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Cancer Research UK (@CR_UK) Launches Awful New Fat Shaming Advertising Campaign

Posted  July 2, 2019  by  Yoni Freedhoff

According to Cancer Research UK’s new public advertisements, obesity is apparently the new smoking.

What that means of course is that by formally adopting, amplifying, and promoting the message that obesity, like smoking, is a choice people make, Cancer Research UK fuels hateful weight based stigma.

More amazing perhaps is that the aim of the campaign is to apparently target the environment with their ads steering people, in the small print that people will likely miss and certainly can’t click on in train stations, to their web page calling for an end to junk food advertising to kids.

Obesity is the normal consequence of normal people living in abnormal, obesigenic, environments. Obesity often has hugely negative impacts upon health and quality of life (especially at its extremes), fuelled in no small part by the never ending blame, shame, and scorn heaped upon those who have obesity by society, and yet here is Cancer Research UK’s campaign to further justify that weight hate.

Shame on them. They absolutely should have known better.

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Obsession-Worthy Peanut Butter Cookie Ice Cream

Posted  June 29, 2019  by  Angela (Oh She Glows)

Many years ago, I was reading a blog post by a blogger I’d been following for a while. She wrote about a recent struggle with depression and her honest words made such an impact on me. I remember thinking how brave it was for her to tell her story. While I hated that she was […]

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Christmas

Flourless Peanut Butter Cookies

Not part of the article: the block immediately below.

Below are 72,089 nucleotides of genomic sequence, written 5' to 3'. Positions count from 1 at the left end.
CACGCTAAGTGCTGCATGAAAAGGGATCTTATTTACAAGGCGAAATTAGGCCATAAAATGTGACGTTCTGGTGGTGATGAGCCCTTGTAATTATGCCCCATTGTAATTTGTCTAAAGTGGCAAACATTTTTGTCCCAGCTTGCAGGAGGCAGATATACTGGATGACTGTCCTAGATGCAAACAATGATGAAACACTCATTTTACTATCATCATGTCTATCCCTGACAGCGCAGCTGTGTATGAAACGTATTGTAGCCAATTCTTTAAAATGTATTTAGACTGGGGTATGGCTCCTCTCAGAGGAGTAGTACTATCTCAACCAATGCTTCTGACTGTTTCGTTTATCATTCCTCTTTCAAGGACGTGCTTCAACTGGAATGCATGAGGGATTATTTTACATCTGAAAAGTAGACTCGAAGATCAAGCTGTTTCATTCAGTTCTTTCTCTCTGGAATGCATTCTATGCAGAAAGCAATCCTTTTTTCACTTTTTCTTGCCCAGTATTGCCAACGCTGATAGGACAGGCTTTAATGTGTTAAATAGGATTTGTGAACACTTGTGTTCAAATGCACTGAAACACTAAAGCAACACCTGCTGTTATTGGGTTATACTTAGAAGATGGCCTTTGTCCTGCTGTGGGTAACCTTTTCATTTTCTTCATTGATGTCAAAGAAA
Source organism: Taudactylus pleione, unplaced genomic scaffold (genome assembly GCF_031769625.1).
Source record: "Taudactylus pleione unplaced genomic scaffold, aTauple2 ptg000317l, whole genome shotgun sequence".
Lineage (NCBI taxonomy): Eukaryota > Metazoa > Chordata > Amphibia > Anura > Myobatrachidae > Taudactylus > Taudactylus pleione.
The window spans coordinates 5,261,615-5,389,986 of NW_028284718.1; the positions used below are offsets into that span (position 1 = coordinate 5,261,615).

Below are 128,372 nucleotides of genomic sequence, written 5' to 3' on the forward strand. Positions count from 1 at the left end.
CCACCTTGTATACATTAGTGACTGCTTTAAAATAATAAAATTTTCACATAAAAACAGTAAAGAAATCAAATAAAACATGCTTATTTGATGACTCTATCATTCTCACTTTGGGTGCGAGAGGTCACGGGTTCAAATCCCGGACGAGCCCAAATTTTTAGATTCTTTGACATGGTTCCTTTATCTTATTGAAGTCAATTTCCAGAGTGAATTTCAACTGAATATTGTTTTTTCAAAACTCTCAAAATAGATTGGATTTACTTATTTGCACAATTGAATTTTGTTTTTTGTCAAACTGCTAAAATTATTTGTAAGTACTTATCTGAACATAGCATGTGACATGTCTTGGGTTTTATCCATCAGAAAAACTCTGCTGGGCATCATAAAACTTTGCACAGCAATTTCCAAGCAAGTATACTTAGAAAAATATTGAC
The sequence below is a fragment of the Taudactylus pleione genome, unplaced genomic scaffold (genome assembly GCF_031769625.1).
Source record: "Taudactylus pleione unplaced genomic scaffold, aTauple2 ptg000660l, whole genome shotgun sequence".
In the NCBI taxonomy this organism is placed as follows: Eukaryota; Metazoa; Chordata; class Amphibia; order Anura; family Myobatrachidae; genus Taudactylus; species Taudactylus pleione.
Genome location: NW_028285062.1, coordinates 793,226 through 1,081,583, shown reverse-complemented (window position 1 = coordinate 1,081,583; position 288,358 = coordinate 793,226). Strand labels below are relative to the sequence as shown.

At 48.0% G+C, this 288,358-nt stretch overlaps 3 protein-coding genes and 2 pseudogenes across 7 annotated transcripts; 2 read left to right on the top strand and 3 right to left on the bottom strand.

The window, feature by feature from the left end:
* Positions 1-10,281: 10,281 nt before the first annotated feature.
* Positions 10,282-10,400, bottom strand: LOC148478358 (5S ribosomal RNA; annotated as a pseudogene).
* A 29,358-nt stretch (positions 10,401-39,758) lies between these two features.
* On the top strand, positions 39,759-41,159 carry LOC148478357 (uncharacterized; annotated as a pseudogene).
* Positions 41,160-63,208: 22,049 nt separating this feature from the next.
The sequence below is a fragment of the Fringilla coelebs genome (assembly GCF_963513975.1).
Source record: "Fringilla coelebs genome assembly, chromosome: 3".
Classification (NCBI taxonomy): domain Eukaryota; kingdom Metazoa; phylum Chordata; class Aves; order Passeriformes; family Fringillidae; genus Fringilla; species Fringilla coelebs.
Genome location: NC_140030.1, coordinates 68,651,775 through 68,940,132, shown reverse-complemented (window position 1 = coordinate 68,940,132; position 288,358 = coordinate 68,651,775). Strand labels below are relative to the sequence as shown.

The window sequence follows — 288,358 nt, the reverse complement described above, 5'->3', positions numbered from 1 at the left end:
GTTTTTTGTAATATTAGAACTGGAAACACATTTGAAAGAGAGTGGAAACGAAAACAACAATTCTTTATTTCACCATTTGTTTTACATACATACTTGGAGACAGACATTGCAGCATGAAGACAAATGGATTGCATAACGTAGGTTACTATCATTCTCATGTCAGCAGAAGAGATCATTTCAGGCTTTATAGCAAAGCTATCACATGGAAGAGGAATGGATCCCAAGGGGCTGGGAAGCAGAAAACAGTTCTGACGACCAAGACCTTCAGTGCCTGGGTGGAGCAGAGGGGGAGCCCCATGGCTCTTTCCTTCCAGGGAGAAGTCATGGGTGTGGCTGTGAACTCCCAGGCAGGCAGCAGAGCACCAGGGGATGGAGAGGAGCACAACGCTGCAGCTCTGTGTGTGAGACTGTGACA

Posted  June 29, 2019  by  Angela (Oh She Glows)

photo credit: Ashley McLaughlin  Comments (2) | Share on Facebook | Tweet | Pin It | Snapchat | © copyright 2019 Oh She Glows. All Rights Reserved.

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Saturday Stories: Flight MH370, Adult Vaccination, and A Lost Aircraft Carrier

Posted  June 29, 2019  by  Yoni Freedhoff

William Langewiesche, in The Atlantic, with just incredible reporting on what we do and don’t know about the final flight of Malaysia Airlines MH370.

Andre Picard, in The Globe and Mail (but via his Tumblr), on how we’ve forgotten that vaccination isn’t just for children.

Ed Caesar, in The New York Times, on the epic hunt for a lost WWII aircraft carrier.

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Quirks & Quarks is on hiatus. There will be no more podcasts until the July 20th Apollo 11 anniversary special

Posted  June 28, 2019  by  Anonymous

Podcast placeholder leading up to July 20

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UCSF Adds Fossil Fuels To Industry Documents Library

Posted  June 25, 2019  by  John Mashey

Read time: 5 mins

Today, UCSF Library launched a new Fossil Fuel Industry Documents Archive featuring over 1,000 internal documents from the fossil fuel industry illustrating strategies to cast doubt on climate science and delay policy action. The documents were collected over two decades by the Climate Investigations Center.

UC San Francisco‘s Industry Documents Library (IDL) is a unique resource.  It gathers and organizes internal documents from companies that privatize profits and socialize costs, risks or damage to health or environment.

Real science is often inconvenient for profits, so such companies spend money on politics, disinformation, doubt-creation and attacks on science and scientists, sometimes via “independent” think tanks or front groups often covered here on DeSmog.